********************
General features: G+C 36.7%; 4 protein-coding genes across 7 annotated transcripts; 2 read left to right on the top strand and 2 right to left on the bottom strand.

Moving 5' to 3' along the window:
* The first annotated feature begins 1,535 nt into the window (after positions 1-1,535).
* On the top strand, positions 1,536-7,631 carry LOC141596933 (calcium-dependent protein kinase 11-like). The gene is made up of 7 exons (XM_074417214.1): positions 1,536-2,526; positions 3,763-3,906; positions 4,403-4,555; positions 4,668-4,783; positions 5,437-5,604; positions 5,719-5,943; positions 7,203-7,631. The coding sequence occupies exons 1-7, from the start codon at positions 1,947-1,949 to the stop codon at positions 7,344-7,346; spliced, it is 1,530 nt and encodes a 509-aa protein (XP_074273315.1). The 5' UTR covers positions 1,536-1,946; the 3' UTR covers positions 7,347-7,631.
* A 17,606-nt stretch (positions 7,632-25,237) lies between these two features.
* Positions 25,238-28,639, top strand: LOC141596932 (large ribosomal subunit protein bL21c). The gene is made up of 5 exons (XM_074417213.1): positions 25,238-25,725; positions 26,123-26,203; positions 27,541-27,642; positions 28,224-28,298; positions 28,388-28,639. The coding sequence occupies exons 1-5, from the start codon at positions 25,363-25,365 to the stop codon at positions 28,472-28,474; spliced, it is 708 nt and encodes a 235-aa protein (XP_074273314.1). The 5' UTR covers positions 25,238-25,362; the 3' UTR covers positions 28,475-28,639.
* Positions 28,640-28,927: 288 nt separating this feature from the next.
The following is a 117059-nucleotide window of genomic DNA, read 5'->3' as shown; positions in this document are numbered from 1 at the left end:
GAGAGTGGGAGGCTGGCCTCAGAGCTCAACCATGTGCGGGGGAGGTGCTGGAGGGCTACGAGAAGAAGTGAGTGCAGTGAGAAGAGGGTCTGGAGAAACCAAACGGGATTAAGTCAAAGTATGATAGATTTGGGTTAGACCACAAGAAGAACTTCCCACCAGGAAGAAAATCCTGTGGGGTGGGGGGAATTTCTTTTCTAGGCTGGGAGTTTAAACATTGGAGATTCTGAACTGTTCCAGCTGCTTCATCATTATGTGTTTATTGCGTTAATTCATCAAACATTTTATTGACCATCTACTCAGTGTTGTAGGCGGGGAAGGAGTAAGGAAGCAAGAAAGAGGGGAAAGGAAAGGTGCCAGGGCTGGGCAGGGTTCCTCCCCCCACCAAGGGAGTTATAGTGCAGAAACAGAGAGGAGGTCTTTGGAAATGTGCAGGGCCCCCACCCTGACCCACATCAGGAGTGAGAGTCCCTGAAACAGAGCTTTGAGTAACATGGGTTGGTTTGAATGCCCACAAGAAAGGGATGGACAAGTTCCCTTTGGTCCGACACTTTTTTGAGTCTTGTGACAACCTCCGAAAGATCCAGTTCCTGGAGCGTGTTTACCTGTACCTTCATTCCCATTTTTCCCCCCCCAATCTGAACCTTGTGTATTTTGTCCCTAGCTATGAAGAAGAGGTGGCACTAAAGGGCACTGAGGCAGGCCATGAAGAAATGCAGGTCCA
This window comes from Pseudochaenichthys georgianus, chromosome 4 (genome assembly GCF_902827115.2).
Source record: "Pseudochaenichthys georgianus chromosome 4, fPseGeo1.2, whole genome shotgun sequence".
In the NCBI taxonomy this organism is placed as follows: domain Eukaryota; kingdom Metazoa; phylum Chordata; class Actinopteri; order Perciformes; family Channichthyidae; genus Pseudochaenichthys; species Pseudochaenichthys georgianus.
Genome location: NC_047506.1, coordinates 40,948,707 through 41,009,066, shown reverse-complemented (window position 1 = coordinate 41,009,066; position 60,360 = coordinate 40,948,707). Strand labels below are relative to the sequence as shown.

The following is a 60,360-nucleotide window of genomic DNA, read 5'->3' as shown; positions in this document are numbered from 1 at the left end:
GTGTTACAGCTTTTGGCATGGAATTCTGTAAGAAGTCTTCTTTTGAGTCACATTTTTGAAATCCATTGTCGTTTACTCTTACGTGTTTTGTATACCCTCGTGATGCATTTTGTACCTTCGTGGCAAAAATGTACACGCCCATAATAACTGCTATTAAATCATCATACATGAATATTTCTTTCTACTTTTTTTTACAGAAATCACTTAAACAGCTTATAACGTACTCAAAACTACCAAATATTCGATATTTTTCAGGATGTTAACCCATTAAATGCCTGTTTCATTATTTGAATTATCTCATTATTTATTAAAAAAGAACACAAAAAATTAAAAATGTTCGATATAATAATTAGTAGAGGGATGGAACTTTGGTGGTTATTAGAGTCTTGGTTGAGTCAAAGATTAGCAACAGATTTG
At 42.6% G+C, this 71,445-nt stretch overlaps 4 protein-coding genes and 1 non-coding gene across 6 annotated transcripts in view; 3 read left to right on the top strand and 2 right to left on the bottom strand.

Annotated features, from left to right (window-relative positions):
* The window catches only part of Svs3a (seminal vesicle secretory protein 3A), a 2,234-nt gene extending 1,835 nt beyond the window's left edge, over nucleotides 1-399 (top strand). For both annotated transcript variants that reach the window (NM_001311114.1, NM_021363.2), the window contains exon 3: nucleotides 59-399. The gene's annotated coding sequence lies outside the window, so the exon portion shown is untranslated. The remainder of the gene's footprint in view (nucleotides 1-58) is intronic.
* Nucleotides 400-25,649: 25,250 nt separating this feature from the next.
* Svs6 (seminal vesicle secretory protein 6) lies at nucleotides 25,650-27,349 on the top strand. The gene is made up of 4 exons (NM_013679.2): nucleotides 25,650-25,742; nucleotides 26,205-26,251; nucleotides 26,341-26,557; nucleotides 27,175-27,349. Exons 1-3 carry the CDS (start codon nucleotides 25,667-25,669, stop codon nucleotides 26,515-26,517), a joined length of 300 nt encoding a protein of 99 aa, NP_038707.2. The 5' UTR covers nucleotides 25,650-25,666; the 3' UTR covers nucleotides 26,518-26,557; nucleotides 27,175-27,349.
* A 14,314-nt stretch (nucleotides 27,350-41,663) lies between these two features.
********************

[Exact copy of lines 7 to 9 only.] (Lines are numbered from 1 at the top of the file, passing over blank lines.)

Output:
* Positions 28,640-28,927: 288 nt separating this feature from the next.
The following is a 117059-nucleotide window of genomic DNA, read 5'->3' as shown; positions in this document are numbered from 1 at the left end:
GAGAGTGGGAGGCTGGCCTCAGAGCTCAACCATGTGCGGGGGAGGTGCTGGAGGGCTACGAGAAGAAGTGAGTGCAGTGAGAAGAGGGTCTGGAGAAACCAAACGGGATTAAGTCAAAGTATGATAGATTTGGGTTAGACCACAAGAAGAACTTCCCACCAGGAAGAAAATCCTGTGGGGTGGGGGGAATTTCTTTTCTAGGCTGGGAGTTTAAACATTGGAGATTCTGAACTGTTCCAGCTGCTTCATCATTATGTGTTTATTGCGTTAATTCATCAAACATTTTATTGACCATCTACTCAGTGTTGTAGGCGGGGAAGGAGTAAGGAAGCAAGAAAGAGGGGAAAGGAAAGGTGCCAGGGCTGGGCAGGGTTCCTCCCCCCACCAAGGGAGTTATAGTGCAGAAACAGAGAGGAGGTCTTTGGAAATGTGCAGGGCCCCCACCCTGACCCACATCAGGAGTGAGAGTCCCTGAAACAGAGCTTTGAGTAACATGGGTTGGTTTGAATGCCCACAAGAAAGGGATGGACAAGTTCCCTTTGGTCCGACACTTTTTTGAGTCTTGTGACAACCTCCGAAAGATCCAGTTCCTGGAGCGTGTTTACCTGTACCTTCATTCCCATTTTTCCCCCCCCAATCTGAACCTTGTGTATTTTGTCCCTAGCTATGAAGAAGAGGTGGCACTAAAGGGCACTGAGGCAGGCCATGAAGAAATGCAGGTCCA